An Interview with 'Magic' Artist Adam Paquette


Magic: The Gathering artist Adam Paquette joins Magic Untapped for a Q&A.

Since 2011, Australian artist Adam Paquette done more than 200 pieces of art for Magic the Gathering alone. That's not even counting his other work, such as concept art, private commissions, and so on.

Magic Untapped reached out to the artist about his works, the Magic CCG, life, and more. He obliged. 

Magic Untapped: What inspirations and influences in your life drove you to becoming a professional artist? 

Adam Paquette: I spent a lot of time around art when I was younger. Every now and then, my mother would tell me to take a day off school, on the condition that we drove into the city to visit art galleries, and afterwards we would go to our favourite ‘bohemian cafe’ to have a hot apple cider and talk about what we had seen. This elicited a deep love of art, cafes, and of course, my mother!

Although she was not a professional artist per se, she has always pursued sculpture, drawing and photography quite seriously, which mean that was accessible to me at home growing up. Unlike a lot of fellow illustrators who tend to speak about pop culture influences on their early work, I recall my earliest influences coming from various mythologies and cultural lineages that I came into contact with through my parents and their work; living in India and spending time listening to traditional stories under the village fig trees, meeting Australian Aboriginal elders, and hosting North and South American first nations speakers when they visited Australia. This left me with a deep appreciation for the tradition of art outside of its commercial context, an appreciation that still keeps me balanced between ‘personal and professional work’ today.  

MU: How did you get your start with Magic?

AP: I had worked freelance for D&D for a few years before travelling to Amherst, Mass., to attend the Illustration Masterclass, where Jeremy Jarvis was a guest lecturer. I told him how much I wanted to work with Magic, but that my anatomy sucked and I could only paint landscapes, which I figured he ‘wouldn’t be very interested in’. And that's how I became pigeonholed as a land card artist for the first half of my Magic career!

I thought that was a kind of ‘intern position’ when I started - little did I know how much of a precious place those land cards hold in the world of Magic! Shortly after the workshop, I went to visit WOTC HQ in Seattle, met the team, and was given the rundown on the concept push at the time (for Innistrad).

My first job was doing concept art for the push, out of the back of an RV while finishing my road trip down the California coastline.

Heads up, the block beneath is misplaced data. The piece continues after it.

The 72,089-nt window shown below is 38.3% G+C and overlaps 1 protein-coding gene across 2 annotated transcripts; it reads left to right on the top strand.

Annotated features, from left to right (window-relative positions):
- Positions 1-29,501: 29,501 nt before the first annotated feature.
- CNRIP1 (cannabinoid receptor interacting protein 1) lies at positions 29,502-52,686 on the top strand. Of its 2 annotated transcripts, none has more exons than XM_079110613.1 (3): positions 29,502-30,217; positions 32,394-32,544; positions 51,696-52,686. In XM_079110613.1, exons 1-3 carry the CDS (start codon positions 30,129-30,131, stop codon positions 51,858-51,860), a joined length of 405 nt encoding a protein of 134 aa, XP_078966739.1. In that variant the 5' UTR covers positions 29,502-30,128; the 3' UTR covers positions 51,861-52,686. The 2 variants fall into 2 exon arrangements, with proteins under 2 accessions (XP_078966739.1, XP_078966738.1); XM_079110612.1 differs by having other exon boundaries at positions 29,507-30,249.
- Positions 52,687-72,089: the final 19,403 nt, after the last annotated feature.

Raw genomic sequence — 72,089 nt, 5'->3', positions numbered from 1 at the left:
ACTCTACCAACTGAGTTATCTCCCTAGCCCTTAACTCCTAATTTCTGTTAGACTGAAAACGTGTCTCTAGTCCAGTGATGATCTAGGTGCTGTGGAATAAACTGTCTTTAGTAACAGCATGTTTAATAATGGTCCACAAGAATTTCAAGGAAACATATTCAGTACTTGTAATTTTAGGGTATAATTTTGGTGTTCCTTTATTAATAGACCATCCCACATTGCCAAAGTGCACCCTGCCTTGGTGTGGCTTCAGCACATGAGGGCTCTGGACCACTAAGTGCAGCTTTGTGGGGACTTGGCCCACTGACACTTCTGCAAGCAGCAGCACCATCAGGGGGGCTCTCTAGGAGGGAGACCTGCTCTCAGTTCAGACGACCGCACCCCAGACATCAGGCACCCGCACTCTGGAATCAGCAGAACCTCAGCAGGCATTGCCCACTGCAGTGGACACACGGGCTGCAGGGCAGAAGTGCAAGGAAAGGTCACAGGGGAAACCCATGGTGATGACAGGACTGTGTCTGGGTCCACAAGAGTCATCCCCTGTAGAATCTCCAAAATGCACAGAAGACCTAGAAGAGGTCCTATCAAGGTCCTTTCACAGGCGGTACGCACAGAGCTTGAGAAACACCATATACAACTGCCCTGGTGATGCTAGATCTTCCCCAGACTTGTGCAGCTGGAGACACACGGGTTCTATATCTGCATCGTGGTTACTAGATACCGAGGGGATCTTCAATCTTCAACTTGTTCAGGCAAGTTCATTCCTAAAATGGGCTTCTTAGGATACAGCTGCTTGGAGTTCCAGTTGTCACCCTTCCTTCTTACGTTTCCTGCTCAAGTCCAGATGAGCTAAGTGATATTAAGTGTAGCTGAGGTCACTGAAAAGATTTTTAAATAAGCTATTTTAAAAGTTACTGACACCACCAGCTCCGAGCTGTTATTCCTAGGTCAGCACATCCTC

MU: How long do you typically spend on a piece?

AP: It varies considerably, and unpredictably. Every now and then I will get lucky and knock something out in 8-10 hours. More often, a piece will take 4-5 days of work. Some complex, usually promotional, pieces will take even longer. Added complexity can come from using a lot of 3D to develop a complicated scene, or tackling something in traditional media that would be more easily accomplished digitally, for example.

MU: Of the 265 or so cards you've illustrated thus far, which have been your favorites?  Which gave you the greatest challenge?

AP: It isn’t fair to the children to pick a favorite! Definitely my most rewarding pieces have been all the lands I have worked on since I switched to doing mostly traditional finals. Of those, Flooded Strand felt like the best sweet spot between working on something that felt really personal (something I would have painted for myself, not just for Magic) and something that worked successfully for the game and its audience. And it was probably the piece with which I really convinced myself that I could switch over fully to oils for the commercial work, which I hadn’t done previously.

As for challenge - the The Three Seasons saga from Kaldheim was entirely hand carved. I had never done (any) carving before, and it started as a kind of joke/wager with Victor Adame… 100+ hours later, and after a few angry knocks on the door from the neighbors, I had hammered and sweated my way to a three-foot totem of knotwork and demons that I was pretty stoked with.

MU: A few years ago in the set Zendikar Rising you illustrated the full art basic lands and will have sci-fi full art lands in Unfinity when it comes out later this year.  Were those much different to illustrate compared to a traditional Magic card?

AP: With all the new formats of cards that have been released since I started, I don’t really expect for anything to be a traditional format any more. But I definitely enjoy the vertical aspect, since it is more natural to my way of working outside Magic.

As for being full-art, despite the card framing I always consider my paintings to be ‘full’, in that they will be appreciated at their full size and without card borders anyhow - online and in my portfolio. So they all get the same love and treatment.

MU: You also re-imagined a number of existing cards with the Expedition masterpieces found in that set, such as Creeping Tar PitMystic Gate, and Wasteland.  What was that experience like for you?